But wait.

My bank pays an interest rate of 0.1% – 0.4%. CPF pays interest of 2.5% on Ordinary Account, and a whopping 4% on Special and Medisave. If my bank account is growing, that means I don’t need to use the money now. And if I don’t need to use the money now, then why the hell am I settling for the bank’s interest rate?

Also, bear in mind that when you take any kind of loan, especially for home and car loans, your CPF statement is used to assess your credit worthiness.

With these two points in mind, it becomes obvious that I should do a voluntary contribution to CPF every month. I’ve been trying to max out the contribution level, and this has brought my bank accounts back to their traditional near-zero state. It was fun while it lasted, though.



The last thing I wanted to mention in this post is Structure.

You need to be incredibly organised and structured in your approach to work, when you work from home. To be honest, this whole experience is a real eye-opener for me, and it’s forcing me to work smarter. There’s always room for improvement though!

There is also another type of structure that is not available when you work from home. The building structure. I started really appreciating an office building during those hazy days in late June. When you are working from home, you find that the haze just seeps through your doors and windows. It’s a horribly grimy environment to work in, and it really made me scoff at those crazy people who thought the Government should issue a stop-work order because of the haze.

Ladies and gentlemen, during those hazy days, the cleanest air I breathed was when I had appointments in office buildings! So which is better? Being unprotected in the open for a couple of hours each day for your daily commute to work, or just being stuck at home and breathing in those nasty particles trapped in our air the entire day?

And now, I am curious. Anyone else out there who works from home? What are your experiences like? Are they similar to mine? Do leave a comment and share!

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Posted on : September 11, 2013

Filed under : New Mums & Dads



November 14th, 2013 at 10:44 am    

am the editor of Today’s Parents magazine and would like to run your article in my magazine. Please get back to me as soon as possible. Thank you.


September 12th, 2013 at 10:39 pm    

I worked totally from home on a PT basis for more than 3 years in the past.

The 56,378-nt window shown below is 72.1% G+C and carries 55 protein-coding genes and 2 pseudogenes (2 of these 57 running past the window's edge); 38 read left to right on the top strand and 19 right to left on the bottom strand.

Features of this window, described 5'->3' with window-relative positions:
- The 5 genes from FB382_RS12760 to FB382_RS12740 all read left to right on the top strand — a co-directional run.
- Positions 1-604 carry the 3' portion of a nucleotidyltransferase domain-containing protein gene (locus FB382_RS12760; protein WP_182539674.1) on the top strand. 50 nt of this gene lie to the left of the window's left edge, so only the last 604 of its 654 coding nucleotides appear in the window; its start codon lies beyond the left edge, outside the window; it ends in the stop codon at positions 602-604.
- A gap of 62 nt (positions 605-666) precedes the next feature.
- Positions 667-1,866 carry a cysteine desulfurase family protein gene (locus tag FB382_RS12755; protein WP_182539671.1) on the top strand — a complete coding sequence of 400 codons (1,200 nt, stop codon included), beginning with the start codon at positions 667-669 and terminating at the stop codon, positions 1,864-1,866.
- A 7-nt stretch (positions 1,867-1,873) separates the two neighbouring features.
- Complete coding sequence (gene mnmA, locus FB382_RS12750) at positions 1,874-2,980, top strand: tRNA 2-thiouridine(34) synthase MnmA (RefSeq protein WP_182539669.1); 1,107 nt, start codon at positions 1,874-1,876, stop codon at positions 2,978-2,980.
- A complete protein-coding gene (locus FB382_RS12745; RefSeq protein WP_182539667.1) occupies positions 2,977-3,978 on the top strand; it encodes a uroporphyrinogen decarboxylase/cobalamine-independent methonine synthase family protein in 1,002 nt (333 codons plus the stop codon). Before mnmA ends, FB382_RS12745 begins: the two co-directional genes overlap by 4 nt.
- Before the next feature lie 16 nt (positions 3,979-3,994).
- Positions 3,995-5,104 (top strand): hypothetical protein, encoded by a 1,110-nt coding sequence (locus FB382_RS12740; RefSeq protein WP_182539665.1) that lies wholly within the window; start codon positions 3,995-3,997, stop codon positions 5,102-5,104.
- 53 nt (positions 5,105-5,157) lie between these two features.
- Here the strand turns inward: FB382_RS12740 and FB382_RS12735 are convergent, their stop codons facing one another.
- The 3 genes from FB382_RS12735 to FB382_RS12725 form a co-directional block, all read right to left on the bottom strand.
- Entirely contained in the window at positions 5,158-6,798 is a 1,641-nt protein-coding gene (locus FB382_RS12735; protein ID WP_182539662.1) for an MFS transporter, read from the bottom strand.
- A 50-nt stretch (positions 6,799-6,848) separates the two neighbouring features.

What’s great…
– Being with the children when they are growing up. They can always turn to you when they need you.
– You can keep an eye on your helper, all the time! (That said, she was a good helper.)
– You can work in your PJs or nothing (not that I recommend)
– You save on petrol, parking (& tickets!), ERPs…+ no/less jams on highways when you travel at off peak periods.
– Savings on pretty dresses, make-up, medi & pedis (aka to shirts/ties/boy stuff)
– Grocery shopping can be done on a weekday with less crowd (but not on elder-discount Tuesdays at a certain supermarket chain if you want to avoid long queues)

But wait…because you work from home…

– Everyone thinks you are freer & you have more time to org stuff, dinner gatherings, weekend parties, hols, etc…
– Children take you as their personal chauffeur.
– I missed the interaction in the office building, just having another adult to talk to when you need a short break from work.
– Seeking out lunch places with colleagues.
– You feel you need to show your boss that you can be effective & efficient so you work doubly hard to prove yourself…but most of the time they are not aware cos they can’t see you.

What you need to do…
– Set up a separate area for your work stuff.
– Agree with company who should pay for your phone bills/ printer cartridges, other consumables.
– Know when to log off to rest after spending hours working at the computer (sometimes we forget that it’s past 2am!)
– Make sure you regularly back up your files.

Finally, it’s a mindset change when working from home. Stay positive and make it work. If you have children, they will appreciate your presence. They/You may not know now, but now that my children are slightly older, they tell me it was good that I was home for them.

Isn’t that the best pay you can ever ask?!